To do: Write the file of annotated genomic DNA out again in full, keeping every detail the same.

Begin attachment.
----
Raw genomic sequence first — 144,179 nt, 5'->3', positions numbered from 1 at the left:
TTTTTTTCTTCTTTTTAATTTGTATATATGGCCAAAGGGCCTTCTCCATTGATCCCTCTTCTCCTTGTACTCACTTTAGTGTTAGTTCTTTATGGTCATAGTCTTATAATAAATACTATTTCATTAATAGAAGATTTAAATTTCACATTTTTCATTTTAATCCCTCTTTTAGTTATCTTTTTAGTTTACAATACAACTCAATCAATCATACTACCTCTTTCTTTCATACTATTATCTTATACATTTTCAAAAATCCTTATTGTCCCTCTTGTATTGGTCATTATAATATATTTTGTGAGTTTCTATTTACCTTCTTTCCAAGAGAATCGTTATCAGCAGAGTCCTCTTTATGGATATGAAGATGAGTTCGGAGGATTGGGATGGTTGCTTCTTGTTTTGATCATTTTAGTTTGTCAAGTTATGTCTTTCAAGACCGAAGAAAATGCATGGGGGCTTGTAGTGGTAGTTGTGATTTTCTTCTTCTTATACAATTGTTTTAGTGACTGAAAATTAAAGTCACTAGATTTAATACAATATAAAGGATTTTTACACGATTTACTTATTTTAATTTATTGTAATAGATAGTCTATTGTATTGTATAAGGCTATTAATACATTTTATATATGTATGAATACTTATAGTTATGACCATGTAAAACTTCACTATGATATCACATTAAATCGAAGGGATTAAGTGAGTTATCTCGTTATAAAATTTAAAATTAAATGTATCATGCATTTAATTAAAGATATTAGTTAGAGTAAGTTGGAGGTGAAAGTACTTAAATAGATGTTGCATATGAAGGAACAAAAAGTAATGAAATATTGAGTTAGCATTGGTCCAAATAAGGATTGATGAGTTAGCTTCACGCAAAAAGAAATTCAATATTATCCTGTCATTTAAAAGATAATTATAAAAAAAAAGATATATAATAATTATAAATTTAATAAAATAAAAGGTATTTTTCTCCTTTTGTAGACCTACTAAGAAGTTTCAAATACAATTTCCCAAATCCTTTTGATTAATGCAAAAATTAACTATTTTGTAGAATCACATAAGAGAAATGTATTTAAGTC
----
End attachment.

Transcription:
Raw genomic sequence first — 144,179 nt, 5'->3', positions numbered from 1 at the left:
TTTTTTTCTTCTTTTTAATTTGTATATATGGCCAAAGGGCCTTCTCCATTGATCCCTCTTCTCCTTGTACTCACTTTAGTGTTAGTTCTTTATGGTCATAGTCTTATAATAAATACTATTTCATTAATAGAAGATTTAAATTTCACATTTTTCATTTTAATCCCTCTTTTAGTTATCTTTTTAGTTTACAATACAACTCAATCAATCATACTACCTCTTTCTTTCATACTATTATCTTATACATTTTCAAAAATCCTTATTGTCCCTCTTGTATTGGTCATTATAATATATTTTGTGAGTTTCTATTTACCTTCTTTCCAAGAGAATCGTTATCAGCAGAGTCCTCTTTATGGATATGAAGATGAGTTCGGAGGATTGGGATGGTTGCTTCTTGTTTTGATCATTTTAGTTTGTCAAGTTATGTCTTTCAAGACCGAAGAAAATGCATGGGGGCTTGTAGTGGTAGTTGTGATTTTCTTCTTCTTATACAATTGTTTTAGTGACTGAAAATTAAAGTCACTAGATTTAATACAATATAAAGGATTTTTACACGATTTACTTATTTTAATTTATTGTAATAGATAGTCTATTGTATTGTATAAGGCTATTAATACATTTTATATATGTATGAATACTTATAGTTATGACCATGTAAAACTTCACTATGATATCACATTAAATCGAAGGGATTAAGTGAGTTATCTCGTTATAAAATTTAAAATTAAATGTATCATGCATTTAATTAAAGATATTAGTTAGAGTAAGTTGGAGGTGAAAGTACTTAAATAGATGTTGCATATGAAGGAACAAAAAGTAATGAAATATTGAGTTAGCATTGGTCCAAATAAGGATTGATGAGTTAGCTTCACGCAAAAAGAAATTCAATATTATCCTGTCATTTAAAAGATAATTATAAAAAAAAAGATATATAATAATTATAAATTTAATAAAATAAAAGGTATTTTTCTCCTTTTGTAGACCTACTAAGAAGTTTCAAATACAATTTCCCAAATCCTTTTGATTAATGCAAAAATTAACTATTTTGTAGAATCACATAAGAGAAATGTATTTAAGTC